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Tips on travelling with toddlers

This weekend, we decided it would be a great idea to go see grandad while mum was away for a couple of days. This sounds like a great idea – but grandad lives on the other side of the country (according to Google maps, three hours away). Three hours in a car with two small children and a dog doesn’t fill me, or many other people I’m sure, with any great deal of joy. It was surprisingly ok though – so here are some of the tips on what you can do to prepare before and during the event!


Daaaad I need a weeeee

Girl bored in car seat

Plan out where you’re going to stop along the way. A scheduled stop in the middle of the journey will help with any… accidents or the sheer threat of accidents that can crop up on you. Take a look along the route and try to find out which is the best services along the way – maybe one with a large grassy area to have a picnic. We stopped at the absolutely fantastic Gloucester services and farm shop on our way cross country. Not only does it have an area for dog walking, a farm shop and good coffee – it also has family toilets (something definitely worth checking before you end up with three of you and a pushchair squeezed into a cubicle next to someone having a wet wipe shower in the next stall along).

A nice stopping point with some decent family toilets, somewhere to take a walk and stretch your legs for a while can really help break up the fatigue and boredom for the little ones (and you too).



Daaaad I’m hungry

Children bored in the back of the car

Make sure you take ample snacks and drinks. Keep drinks in small enough bottles, so they don’t down lots of liquids in one go and you end up with an emergency wee stop. When it comes to snacks try to go for the least messy or dry mess snacks, that are easy to hand around a car. Things like rice cakes, sticks of cheese and pre-cut grapes in individual containers for each child.

We all know service station snacks are a rip off and almost always come in single use plastic wrapping. Make some sandwiches and pop some fruit / biscuits / crisps into a lunch box for when you stop for your picnic and you can avoid the pain of paying £5 for a cheese sandwich with no mayo.

If at all possible it’s worth considering if you can forward pack snacks and food for the journey home too. Depending on where you’re going this might not be possible or worthwhile (if you’re staying at a relatives house for a week, there’s no point eating stale rolls on the way home if you could just pick something up their end).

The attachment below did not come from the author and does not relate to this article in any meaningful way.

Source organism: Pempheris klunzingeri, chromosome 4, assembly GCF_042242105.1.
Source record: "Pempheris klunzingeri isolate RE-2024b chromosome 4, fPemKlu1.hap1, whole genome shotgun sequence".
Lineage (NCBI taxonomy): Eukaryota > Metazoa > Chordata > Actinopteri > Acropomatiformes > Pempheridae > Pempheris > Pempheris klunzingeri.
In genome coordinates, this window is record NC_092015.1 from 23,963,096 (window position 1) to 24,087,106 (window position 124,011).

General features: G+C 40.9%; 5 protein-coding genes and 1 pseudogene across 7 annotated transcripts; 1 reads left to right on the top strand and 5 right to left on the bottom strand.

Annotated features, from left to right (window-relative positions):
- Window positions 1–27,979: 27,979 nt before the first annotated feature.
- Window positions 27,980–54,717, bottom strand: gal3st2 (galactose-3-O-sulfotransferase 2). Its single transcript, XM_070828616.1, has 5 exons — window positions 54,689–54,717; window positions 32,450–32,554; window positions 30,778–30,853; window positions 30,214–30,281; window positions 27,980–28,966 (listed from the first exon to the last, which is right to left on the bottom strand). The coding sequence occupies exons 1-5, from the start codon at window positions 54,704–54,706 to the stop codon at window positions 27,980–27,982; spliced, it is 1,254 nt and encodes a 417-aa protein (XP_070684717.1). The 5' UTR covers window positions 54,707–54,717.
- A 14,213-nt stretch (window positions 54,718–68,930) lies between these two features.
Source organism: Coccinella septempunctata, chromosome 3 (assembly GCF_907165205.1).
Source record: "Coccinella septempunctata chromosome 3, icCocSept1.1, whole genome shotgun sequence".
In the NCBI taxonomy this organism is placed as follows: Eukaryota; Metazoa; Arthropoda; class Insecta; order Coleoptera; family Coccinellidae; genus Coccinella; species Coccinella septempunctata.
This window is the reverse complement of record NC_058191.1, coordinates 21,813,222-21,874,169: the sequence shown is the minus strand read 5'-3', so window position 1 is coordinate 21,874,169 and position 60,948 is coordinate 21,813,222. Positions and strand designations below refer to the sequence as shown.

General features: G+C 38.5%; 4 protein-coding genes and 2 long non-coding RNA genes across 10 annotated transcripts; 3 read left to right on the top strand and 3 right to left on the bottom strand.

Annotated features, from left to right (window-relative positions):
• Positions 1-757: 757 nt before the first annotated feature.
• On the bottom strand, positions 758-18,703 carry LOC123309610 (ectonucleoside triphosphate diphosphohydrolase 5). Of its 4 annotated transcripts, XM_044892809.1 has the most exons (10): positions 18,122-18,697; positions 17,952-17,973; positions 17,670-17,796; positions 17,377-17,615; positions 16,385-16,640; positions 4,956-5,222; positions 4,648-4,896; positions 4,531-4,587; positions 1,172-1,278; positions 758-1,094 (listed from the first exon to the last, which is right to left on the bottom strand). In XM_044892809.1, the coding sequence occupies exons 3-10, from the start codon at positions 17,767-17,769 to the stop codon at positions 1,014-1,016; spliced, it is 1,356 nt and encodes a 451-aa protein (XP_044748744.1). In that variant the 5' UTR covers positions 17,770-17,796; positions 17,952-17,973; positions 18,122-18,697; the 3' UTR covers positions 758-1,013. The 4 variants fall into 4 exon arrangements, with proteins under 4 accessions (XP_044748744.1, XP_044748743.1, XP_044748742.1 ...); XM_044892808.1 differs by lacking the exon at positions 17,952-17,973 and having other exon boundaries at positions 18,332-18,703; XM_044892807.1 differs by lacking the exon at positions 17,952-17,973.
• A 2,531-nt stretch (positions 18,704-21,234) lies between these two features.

Daaaaaad I’m bored

Probably the hardest thing to do while driving is to keep the kids entertained. Taking toys which have lots of loose parts will inevitably get dropped on the floor and be followed by a panic as they fall out of reach. Large toys are great because they are less likely to fall under the seat in front or down the side (and if you can, tie the toy to the chair so it can easily be retrieved if it does fall on the floor). You could take a look at things like the easy hold colour panels, magnifying glass or wooden sound camera which all feature the added bonus of changing the world around as they look through each one.

When toys aren’t going to cut it any more then music is a good go-to. To save yourself the boredom of listening to the same Disney songs on loop, make a playlist before you go of some songs you like and some songs they like. If you get complaints it can be a good opportunity to talk about the importance of sharing and how some people like different things to others. Try to get a singalong going, if it’s the right kind of song, they might not get all (any) of the words right but it’s a good chance for them to have a go.

Finally there’s always the option of games, there’s the classic of things like I Spy (although this has always been tricky I found on fast moving motorway after you’ve gone through; sky, road, tree, bush, cloud, lorry and car), or “I was going to the shops and in my trolley I put…” where you have to remember everything the people before you said and chain it together into a list. Sometimes you can come up with shorter games based on things around you, like looking for the logo of passing lorries and see if they can read all of the letters before it goes past. Any sort of simple games like these really depend on the age of the child as to how much they will enjoy it or how difficult it will be for them. Have a think about some different games or what your child is really interested in before you set off and try to come up with some games for the ride!


Children sleeping in the back of a car

Worrying Silence

Naps may seem like your friend on a long journey – and they can be, but only if planned properly. Try and line up the start of the journey with nap time for young children – that hour of peace at the start of the journey will help things along for sure. The worry is always that if they sleep for too long you’re in for a long night and possibly watching back-to-back Toy Story until they go down for the night.

There is always the option of leaving late, getting into pyjamas before you leave and hope they stay asleep when you arrive so you can carefully peel them out of their seat and place them into their bed at the other end – but this is a risky strategy I’ve never managed to pull off properly!

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